Doncaster and Dagenham Rise to Dizzying Heights after League Learns to Love Social Climbers
Newman, Paul, The Independent (London, England)
THE FOOTBALL LEAGUE COLUMN
There was a time when newspapers never used to publish tables after the first weekend of the season on the grounds that they were meaningless. Some still follow that convention, but Doncaster Rovers supporters poring over today's sports pages will no doubt have a thrill if their eyes alight upon an embryonic Championship table. After their 2-0 opening day victory at Preston North End, Rovers are fifth. But for the alphabet, they might be fourth instead of Coventry City.
The only table that matters, of course, will be that appearing on Monday, 9 May next year, but today's does have some historical significance. Doncaster's fifth place is the highest position achieved by any club to have come up from the Conference since automatic promotion to the Football League was introduced 23 years ago.
While some Grimsby Town supporters may not appreciate the fact - the Mariners play their first match outside the Football League for 99 years when they travel to Crawley Town for their opening Conference fixture on Saturday - automatic promotion has done wonders for the health of the game at lower levels. Twenty current members of the Football League have been in the Conference, including 10 who had never played above that level until their promotion.
For those established League clubs that fall through the trapdoor, the Conference offers a route back. Under the old system, whereby League clubs voted either to keep in the team finishing bottom of the League or to elect a replacement, there was never any guarantee of a return.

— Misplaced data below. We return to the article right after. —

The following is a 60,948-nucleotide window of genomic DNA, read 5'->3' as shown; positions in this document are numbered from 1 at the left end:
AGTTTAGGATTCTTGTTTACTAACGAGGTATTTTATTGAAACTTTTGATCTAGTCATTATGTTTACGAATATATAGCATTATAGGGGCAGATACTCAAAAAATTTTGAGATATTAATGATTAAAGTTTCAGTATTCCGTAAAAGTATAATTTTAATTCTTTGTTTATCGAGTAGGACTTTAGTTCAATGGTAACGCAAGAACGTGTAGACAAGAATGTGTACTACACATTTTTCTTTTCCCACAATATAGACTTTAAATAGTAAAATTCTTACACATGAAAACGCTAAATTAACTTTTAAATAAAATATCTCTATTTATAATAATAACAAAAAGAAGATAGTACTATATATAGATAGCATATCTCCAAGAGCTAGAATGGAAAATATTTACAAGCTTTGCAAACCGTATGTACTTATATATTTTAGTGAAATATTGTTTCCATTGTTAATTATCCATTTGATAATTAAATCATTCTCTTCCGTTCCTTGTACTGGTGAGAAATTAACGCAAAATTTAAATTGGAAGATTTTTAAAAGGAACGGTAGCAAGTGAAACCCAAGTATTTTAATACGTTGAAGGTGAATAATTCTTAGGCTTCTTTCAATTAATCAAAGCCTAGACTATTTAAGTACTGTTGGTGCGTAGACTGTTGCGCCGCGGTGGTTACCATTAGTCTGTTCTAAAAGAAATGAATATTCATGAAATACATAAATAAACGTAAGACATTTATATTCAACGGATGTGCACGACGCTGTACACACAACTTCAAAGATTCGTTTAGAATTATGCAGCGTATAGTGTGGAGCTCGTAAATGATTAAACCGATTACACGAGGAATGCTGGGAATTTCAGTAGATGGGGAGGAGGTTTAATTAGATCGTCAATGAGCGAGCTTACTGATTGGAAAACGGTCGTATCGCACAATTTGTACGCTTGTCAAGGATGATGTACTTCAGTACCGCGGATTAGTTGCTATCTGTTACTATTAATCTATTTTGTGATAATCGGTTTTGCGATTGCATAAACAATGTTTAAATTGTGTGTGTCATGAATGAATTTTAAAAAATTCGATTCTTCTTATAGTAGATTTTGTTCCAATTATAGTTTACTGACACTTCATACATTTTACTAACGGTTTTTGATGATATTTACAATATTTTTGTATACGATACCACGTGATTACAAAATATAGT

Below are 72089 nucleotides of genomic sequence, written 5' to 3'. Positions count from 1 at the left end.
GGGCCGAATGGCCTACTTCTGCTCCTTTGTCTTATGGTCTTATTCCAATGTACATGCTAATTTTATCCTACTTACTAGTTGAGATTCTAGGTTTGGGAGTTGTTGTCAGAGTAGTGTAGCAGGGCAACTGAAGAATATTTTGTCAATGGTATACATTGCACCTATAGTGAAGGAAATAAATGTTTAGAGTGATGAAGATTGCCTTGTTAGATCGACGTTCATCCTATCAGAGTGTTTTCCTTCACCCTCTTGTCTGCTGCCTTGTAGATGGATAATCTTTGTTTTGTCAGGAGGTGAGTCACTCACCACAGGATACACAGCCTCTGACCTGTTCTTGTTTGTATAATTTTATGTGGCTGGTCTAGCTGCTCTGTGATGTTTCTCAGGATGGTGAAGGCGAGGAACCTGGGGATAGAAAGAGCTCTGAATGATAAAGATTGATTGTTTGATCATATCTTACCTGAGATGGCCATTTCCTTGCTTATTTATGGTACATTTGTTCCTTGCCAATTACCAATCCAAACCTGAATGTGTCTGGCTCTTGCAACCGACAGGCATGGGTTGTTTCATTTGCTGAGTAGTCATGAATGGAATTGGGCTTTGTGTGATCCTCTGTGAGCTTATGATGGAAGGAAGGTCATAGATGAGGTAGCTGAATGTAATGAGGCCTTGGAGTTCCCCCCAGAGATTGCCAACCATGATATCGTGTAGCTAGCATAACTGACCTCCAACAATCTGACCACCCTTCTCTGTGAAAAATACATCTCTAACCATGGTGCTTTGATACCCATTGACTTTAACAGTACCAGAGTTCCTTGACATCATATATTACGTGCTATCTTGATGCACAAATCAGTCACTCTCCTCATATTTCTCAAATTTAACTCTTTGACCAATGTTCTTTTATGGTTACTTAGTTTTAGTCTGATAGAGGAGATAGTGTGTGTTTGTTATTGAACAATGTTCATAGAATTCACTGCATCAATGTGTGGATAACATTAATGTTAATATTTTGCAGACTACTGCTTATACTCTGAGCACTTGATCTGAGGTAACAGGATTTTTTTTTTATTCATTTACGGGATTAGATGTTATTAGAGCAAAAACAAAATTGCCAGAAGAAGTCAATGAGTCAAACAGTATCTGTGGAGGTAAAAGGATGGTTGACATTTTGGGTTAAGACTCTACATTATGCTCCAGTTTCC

The re-election system had been introduced in 1898, six years after the Football League had expanded to two divisions. Initially, there had been end-of-season play-offs, in which the bottom two in the First Division played the top two in the Second, but a new system was introduced after Burnley and Stoke colluded to draw their final match 0-0 in an attempt to ensure both clubs played in the First Division the next season.
Opponents of the re-election system argued for decades that it was unfair and that the League had become an old boys' network.
The Conference, the first national league to be formed outside the Football League, was established in 1979 with the aim of strengthening the case for automatic promotion and relegation, which finally came about eight years later. …